Recognise the thought as it occurs so that it is liberated simultaneously with its arising.
This is very unlike the stream of thoughts that surges through the mind of an ordinary person. Often called ‘black diffusion,’this state is an unwholesome pattern of dissipation in which there is no knowledge whatsoever about who is thinking, where the thought comes from, and where the thought disappears.
One has not even caught the ‘scent’ of awareness; there are only unwholesome thought patterns operating, so that one is totally and mindlessly carried away by one thought after another. That is definitely not the path of liberation!
In the beginning, if we have already recognised out nature even once, we have caught the scent of it. Once you get a ‘whiff’ of your nature, it becomes familiar, like someone you already know: you do not need to doubt who your friend is when you meet him. At this point, thoughts are liberated upon recognition, like the vanishing of a drawing on water.
We can grow more and more accustomed to this fact through practice. Once the practitioner gains immediate recognition of the Buddha nature, there is no need to apply any additional techniques at all. This same moment a thought starts to move; the thought is liberated by itself. It is like a knot tied in a snake that does not have to be untied by anyone, because it unravels itself. This exemplifies becoming more stable in the training.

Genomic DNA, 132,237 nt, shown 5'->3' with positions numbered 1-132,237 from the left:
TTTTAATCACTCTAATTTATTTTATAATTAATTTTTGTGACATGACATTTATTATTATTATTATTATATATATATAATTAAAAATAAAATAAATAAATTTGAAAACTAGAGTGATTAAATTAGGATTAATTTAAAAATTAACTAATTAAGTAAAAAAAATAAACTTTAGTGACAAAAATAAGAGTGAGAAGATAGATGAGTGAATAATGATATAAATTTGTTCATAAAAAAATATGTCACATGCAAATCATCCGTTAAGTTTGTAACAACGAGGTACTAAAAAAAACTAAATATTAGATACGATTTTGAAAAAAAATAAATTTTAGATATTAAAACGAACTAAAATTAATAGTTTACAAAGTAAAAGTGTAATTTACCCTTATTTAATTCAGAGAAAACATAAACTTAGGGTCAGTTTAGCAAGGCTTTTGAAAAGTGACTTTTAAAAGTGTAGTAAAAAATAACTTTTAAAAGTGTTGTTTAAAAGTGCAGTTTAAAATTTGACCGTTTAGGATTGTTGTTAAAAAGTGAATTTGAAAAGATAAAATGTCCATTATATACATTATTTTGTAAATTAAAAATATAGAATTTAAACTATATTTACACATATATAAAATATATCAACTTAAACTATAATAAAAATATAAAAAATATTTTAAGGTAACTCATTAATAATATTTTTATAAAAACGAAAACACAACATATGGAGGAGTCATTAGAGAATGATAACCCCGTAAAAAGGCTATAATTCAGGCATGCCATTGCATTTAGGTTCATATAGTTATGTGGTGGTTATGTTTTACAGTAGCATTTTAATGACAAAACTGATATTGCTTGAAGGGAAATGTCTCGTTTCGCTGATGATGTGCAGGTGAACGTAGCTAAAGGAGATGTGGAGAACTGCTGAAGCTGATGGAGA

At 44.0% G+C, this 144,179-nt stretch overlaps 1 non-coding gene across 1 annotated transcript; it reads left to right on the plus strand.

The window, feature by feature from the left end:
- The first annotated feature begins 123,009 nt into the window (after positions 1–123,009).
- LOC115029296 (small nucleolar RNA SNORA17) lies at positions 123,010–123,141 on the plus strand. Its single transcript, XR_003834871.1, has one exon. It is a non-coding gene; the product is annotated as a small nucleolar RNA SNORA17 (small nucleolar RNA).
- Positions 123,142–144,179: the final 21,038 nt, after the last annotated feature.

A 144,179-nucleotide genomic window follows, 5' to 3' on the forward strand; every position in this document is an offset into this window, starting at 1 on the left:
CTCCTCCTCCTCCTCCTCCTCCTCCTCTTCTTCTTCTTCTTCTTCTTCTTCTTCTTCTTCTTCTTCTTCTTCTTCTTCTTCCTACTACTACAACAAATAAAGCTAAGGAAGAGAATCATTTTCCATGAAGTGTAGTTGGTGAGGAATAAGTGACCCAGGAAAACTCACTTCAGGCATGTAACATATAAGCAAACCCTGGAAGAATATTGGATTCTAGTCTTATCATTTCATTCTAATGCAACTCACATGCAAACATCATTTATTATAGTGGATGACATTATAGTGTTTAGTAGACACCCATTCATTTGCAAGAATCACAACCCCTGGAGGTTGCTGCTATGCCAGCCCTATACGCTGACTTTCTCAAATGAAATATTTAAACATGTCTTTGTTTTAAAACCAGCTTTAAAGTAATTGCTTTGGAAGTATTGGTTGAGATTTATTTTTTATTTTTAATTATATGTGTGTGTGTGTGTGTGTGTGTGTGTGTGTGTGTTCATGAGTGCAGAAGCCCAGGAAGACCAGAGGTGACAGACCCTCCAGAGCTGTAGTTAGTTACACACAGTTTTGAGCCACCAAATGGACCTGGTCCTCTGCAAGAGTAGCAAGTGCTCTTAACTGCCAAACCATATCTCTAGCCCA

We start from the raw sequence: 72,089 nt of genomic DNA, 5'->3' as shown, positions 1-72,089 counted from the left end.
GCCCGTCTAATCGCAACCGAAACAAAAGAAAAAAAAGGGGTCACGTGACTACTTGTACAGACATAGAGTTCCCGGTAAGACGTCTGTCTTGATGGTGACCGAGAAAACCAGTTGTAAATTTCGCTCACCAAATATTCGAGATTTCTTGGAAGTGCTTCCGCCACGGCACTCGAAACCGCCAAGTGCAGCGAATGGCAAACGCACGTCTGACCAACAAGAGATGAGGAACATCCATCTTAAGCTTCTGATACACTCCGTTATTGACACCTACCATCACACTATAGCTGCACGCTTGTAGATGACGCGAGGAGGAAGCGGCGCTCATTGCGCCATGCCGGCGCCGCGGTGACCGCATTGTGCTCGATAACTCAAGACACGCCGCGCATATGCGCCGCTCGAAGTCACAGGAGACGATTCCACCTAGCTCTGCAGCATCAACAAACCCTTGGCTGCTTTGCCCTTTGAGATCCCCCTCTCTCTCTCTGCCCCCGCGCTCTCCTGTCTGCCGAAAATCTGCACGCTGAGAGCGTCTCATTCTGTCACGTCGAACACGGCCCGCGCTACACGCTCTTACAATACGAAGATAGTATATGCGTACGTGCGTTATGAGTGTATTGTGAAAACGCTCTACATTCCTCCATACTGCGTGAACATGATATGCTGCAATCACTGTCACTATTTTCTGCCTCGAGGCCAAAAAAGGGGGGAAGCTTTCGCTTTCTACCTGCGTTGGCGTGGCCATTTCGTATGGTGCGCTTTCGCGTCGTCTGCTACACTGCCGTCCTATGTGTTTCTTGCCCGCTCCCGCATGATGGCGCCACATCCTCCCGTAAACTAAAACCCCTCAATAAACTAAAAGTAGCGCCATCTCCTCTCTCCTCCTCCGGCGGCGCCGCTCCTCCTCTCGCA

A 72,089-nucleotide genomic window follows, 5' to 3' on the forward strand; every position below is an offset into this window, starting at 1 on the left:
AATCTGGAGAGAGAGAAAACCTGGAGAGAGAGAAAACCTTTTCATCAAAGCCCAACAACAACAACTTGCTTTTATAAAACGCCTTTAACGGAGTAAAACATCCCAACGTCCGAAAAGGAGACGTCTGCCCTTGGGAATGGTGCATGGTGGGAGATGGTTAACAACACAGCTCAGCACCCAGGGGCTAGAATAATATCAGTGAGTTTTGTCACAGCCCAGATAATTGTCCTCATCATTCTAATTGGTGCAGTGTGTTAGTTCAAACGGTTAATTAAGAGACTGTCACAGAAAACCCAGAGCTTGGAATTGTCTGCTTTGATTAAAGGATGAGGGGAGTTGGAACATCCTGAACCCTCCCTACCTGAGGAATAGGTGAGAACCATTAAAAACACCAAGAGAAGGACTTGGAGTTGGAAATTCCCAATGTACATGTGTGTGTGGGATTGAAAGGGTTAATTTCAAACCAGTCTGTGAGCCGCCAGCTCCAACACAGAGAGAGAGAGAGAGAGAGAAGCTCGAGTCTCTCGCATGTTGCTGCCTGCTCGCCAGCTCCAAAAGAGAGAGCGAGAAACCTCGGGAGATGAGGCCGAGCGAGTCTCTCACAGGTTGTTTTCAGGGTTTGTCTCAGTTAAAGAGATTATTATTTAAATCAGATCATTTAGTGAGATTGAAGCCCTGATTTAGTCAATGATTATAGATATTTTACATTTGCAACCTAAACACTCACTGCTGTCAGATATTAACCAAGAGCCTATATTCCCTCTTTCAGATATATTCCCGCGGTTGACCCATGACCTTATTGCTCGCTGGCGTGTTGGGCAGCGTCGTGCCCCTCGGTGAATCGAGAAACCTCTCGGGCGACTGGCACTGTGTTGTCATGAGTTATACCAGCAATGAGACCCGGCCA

Finally, the third analogy of liberating of thought is described as being like a thief entering an empty house. This is called stability or perfect training. A thief enters an empty house does not gain anything, and the house does not lose anything. All thought activity is naturally liberated without any harm or benefit whatsoever. That is the meaning of gaining confidence in liberation.
Tulku Urgyen Rinpoche: “Rainbow Painting”
(by the way, as there is nothing to steal, the thief is not harmed either!)